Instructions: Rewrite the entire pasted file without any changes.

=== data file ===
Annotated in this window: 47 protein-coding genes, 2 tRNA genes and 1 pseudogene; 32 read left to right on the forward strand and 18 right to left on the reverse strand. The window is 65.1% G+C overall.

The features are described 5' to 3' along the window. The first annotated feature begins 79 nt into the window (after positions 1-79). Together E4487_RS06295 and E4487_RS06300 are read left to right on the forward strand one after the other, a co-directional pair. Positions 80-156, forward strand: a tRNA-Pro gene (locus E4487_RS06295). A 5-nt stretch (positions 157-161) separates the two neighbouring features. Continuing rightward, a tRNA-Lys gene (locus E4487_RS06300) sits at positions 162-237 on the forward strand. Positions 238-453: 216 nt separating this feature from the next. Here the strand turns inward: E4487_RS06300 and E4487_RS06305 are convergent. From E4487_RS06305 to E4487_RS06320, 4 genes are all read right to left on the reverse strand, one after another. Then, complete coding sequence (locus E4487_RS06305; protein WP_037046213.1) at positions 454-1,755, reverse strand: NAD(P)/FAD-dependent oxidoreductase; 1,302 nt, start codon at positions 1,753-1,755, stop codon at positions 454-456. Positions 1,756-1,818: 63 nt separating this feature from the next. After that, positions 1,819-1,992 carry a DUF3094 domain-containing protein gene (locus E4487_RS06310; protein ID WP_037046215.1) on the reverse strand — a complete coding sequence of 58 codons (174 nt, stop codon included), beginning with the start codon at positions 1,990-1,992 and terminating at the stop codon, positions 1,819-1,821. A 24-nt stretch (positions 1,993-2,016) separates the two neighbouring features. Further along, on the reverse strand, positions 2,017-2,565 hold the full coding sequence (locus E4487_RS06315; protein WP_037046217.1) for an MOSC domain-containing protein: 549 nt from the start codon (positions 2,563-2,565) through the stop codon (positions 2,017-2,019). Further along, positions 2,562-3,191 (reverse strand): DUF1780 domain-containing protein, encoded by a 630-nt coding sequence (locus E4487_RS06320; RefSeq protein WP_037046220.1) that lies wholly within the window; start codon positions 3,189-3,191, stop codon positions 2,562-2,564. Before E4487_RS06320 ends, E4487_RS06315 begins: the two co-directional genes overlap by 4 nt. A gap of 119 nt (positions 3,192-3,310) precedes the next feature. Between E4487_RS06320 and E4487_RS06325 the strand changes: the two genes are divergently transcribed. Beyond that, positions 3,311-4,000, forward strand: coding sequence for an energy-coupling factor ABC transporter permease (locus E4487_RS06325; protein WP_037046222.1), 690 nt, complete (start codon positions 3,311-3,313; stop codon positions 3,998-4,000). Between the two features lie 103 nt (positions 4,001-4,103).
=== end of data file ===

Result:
Annotated in this window: 47 protein-coding genes, 2 tRNA genes and 1 pseudogene; 32 read left to right on the forward strand and 18 right to left on the reverse strand. The window is 65.1% G+C overall.

The features are described 5' to 3' along the window. The first annotated feature begins 79 nt into the window (after positions 1-79). Together E4487_RS06295 and E4487_RS06300 are read left to right on the forward strand one after the other, a co-directional pair. Positions 80-156, forward strand: a tRNA-Pro gene (locus E4487_RS06295). A 5-nt stretch (positions 157-161) separates the two neighbouring features. Continuing rightward, a tRNA-Lys gene (locus E4487_RS06300) sits at positions 162-237 on the forward strand. Positions 238-453: 216 nt separating this feature from the next. Here the strand turns inward: E4487_RS06300 and E4487_RS06305 are convergent. From E4487_RS06305 to E4487_RS06320, 4 genes are all read right to left on the reverse strand, one after another. Then, complete coding sequence (locus E4487_RS06305; protein WP_037046213.1) at positions 454-1,755, reverse strand: NAD(P)/FAD-dependent oxidoreductase; 1,302 nt, start codon at positions 1,753-1,755, stop codon at positions 454-456. Positions 1,756-1,818: 63 nt separating this feature from the next. After that, positions 1,819-1,992 carry a DUF3094 domain-containing protein gene (locus E4487_RS06310; protein ID WP_037046215.1) on the reverse strand — a complete coding sequence of 58 codons (174 nt, stop codon included), beginning with the start codon at positions 1,990-1,992 and terminating at the stop codon, positions 1,819-1,821. A 24-nt stretch (positions 1,993-2,016) separates the two neighbouring features. Further along, on the reverse strand, positions 2,017-2,565 hold the full coding sequence (locus E4487_RS06315; protein WP_037046217.1) for an MOSC domain-containing protein: 549 nt from the start codon (positions 2,563-2,565) through the stop codon (positions 2,017-2,019). Further along, positions 2,562-3,191 (reverse strand): DUF1780 domain-containing protein, encoded by a 630-nt coding sequence (locus E4487_RS06320; RefSeq protein WP_037046220.1) that lies wholly within the window; start codon positions 3,189-3,191, stop codon positions 2,562-2,564. Before E4487_RS06320 ends, E4487_RS06315 begins: the two co-directional genes overlap by 4 nt. A gap of 119 nt (positions 3,192-3,310) precedes the next feature. Between E4487_RS06320 and E4487_RS06325 the strand changes: the two genes are divergently transcribed. Beyond that, positions 3,311-4,000, forward strand: coding sequence for an energy-coupling factor ABC transporter permease (locus E4487_RS06325; protein WP_037046222.1), 690 nt, complete (start codon positions 3,311-3,313; stop codon positions 3,998-4,000). Between the two features lie 103 nt (positions 4,001-4,103).